Dustin Pedroia managed to avoid the disabled list after being diagnosed with a torn adductor muscle in his right thumb in late May, but he’ll have no such luck this time around.
Scott Lauber of the Boston Herald reports that Pedroia is indeed DL-bound. The 28-year-old second baseman sat out yesterday’s game after jamming his right thumb while trying to make a diving catch during on Tuesday. The injury is in a different area than the torn muscle.
The Red Sox have yet to make an official announcement, but Rob Bradford of WEEI.com was told by a major league source that surgery will not be required and Pedroia is expected to return when he’s first eligible.
Pedroia is hitting .266/.326/.400 with six home runs, 33 RBI, six stolen bases and a .726 OPS in 74 games played. Nick Punto figures to get most of the playing time at second base during his absence.
“Work fast and throw strikes” has long been the top conventional wisdom for those preaching pitching success. The “work fast” part of that has increasingly gone by the wayside, however, as pitchers take more and more time to throw pitches in an effort to max out their effort and, thus, their velocity with each pitch.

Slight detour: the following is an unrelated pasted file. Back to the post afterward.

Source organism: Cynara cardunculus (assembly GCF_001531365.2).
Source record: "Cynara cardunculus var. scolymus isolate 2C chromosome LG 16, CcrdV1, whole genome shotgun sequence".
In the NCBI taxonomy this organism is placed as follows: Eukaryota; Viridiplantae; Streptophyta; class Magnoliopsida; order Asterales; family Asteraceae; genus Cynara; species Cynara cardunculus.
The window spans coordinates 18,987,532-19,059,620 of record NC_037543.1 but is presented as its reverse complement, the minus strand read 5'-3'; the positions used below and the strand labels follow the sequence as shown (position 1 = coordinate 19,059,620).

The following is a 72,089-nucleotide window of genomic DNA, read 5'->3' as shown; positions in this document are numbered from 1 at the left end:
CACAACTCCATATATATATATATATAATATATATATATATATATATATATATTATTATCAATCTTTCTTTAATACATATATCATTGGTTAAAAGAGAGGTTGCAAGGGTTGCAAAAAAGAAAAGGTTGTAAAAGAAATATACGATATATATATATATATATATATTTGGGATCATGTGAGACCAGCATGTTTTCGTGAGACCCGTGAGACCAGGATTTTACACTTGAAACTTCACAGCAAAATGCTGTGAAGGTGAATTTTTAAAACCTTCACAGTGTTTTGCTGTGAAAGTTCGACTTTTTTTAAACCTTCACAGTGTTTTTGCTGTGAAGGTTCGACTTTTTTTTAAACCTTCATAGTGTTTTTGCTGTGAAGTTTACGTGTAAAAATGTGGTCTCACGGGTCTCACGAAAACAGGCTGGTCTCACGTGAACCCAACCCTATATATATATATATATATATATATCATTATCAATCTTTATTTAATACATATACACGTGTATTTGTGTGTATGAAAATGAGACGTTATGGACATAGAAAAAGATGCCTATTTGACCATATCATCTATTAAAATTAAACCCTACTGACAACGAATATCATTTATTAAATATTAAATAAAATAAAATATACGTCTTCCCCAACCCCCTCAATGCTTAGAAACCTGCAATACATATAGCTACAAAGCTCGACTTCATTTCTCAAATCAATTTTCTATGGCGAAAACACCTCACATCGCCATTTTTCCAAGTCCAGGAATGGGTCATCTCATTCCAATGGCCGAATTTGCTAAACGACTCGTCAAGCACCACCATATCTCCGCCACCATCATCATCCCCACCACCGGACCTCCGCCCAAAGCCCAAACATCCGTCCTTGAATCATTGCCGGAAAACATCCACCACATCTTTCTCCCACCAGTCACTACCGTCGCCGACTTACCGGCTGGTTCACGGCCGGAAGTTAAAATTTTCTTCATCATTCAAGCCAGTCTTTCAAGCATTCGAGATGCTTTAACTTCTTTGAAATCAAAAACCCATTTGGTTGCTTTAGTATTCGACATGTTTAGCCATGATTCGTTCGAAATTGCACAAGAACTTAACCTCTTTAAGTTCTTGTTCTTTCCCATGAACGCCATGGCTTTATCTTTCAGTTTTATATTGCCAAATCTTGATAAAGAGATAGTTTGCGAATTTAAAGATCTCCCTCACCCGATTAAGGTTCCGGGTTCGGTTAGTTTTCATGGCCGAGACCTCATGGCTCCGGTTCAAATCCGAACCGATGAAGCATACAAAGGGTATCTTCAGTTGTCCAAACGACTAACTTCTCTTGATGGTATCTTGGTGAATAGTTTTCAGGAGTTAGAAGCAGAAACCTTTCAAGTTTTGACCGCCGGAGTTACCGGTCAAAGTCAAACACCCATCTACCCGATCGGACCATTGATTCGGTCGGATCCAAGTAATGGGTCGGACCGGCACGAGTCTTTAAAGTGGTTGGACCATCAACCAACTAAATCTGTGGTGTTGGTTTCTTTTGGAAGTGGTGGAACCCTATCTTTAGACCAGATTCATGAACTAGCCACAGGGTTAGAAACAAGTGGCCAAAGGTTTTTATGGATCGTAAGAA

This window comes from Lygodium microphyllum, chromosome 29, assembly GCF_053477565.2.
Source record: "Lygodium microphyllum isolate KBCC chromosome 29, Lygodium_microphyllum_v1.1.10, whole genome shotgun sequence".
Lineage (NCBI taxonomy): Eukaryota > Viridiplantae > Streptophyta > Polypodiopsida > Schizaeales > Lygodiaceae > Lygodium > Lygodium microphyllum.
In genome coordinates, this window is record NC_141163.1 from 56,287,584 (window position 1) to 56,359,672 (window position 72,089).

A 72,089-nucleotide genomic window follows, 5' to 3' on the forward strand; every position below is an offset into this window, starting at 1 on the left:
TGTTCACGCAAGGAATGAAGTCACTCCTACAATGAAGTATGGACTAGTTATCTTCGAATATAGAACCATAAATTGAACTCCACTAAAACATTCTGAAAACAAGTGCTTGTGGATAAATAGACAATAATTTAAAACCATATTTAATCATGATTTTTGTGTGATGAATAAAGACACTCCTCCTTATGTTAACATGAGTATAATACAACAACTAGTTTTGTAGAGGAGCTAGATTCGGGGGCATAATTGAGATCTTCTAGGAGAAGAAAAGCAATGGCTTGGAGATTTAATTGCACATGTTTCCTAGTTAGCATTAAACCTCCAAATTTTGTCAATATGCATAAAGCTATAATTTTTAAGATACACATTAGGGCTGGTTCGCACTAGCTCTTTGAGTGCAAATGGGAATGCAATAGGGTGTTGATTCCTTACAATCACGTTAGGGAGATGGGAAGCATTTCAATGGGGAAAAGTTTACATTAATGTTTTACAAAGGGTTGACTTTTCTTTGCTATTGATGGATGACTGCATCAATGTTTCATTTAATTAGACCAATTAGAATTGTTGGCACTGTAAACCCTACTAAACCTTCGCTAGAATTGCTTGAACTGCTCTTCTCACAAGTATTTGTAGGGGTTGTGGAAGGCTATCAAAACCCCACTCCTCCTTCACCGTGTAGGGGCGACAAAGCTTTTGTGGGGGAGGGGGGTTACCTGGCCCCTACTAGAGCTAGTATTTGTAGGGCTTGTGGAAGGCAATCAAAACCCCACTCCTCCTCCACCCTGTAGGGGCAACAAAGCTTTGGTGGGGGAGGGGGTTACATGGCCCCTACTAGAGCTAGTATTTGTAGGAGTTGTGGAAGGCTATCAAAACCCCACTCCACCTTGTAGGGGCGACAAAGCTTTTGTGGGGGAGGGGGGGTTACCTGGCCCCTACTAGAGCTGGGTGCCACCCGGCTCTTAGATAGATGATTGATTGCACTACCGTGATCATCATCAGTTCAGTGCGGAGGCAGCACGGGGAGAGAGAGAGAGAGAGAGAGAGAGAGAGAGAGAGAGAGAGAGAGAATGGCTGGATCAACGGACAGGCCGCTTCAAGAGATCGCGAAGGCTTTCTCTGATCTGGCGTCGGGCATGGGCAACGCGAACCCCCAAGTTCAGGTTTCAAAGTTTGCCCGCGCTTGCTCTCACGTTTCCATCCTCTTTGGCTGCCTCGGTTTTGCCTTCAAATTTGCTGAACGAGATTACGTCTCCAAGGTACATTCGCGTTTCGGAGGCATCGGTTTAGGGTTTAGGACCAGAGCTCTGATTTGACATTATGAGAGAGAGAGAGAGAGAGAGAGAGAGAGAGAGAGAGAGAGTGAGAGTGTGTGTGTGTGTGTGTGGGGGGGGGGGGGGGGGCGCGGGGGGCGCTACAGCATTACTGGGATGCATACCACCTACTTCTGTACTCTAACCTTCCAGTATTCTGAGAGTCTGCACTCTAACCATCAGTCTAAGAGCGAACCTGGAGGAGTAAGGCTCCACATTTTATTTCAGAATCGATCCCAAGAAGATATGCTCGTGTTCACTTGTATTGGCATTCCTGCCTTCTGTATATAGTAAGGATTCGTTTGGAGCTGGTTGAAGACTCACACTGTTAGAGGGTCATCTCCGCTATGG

Now, as Ben Lindbergh of The Ringer reports, the “throw strikes” part of it is going out of style too:
Pitchers are throwing fewer pitches inside the strike zone than ever previously recorded . . . A decade ago, more than half of all pitches ended up in the strike zone. Today, that rate has fallen below 47 percent.
There are a couple of reasons for this. Most notable among them, Lindbergh says, being pitchers’ increasing reliance on curves, sliders and splitters as primary pitches, with said pitches not being in the zone by design. Lindbergh doesn’t mention it, but I’d guess that an increased emphasis on catchers’ framing plays a role too, with teams increasingly selecting for catchers who can turn balls that are actually out of the zone into strikes. If you have one of those beasts, why bother throwing something directly over the plate?
There is an unintended downside to all of this: a lack of action. As Lindbergh notes — and as you’ve not doubt noticed while watching games — there are more walks and strikeouts, there is more weak contact from guys chasing bad pitches and, as a result, games and at bats are going longer.
As always, such insights are interesting. As is so often the case these days, however, such insights serve as an unpleasant reminder of why the on-field product is so unsatisfying in so many ways in recent years.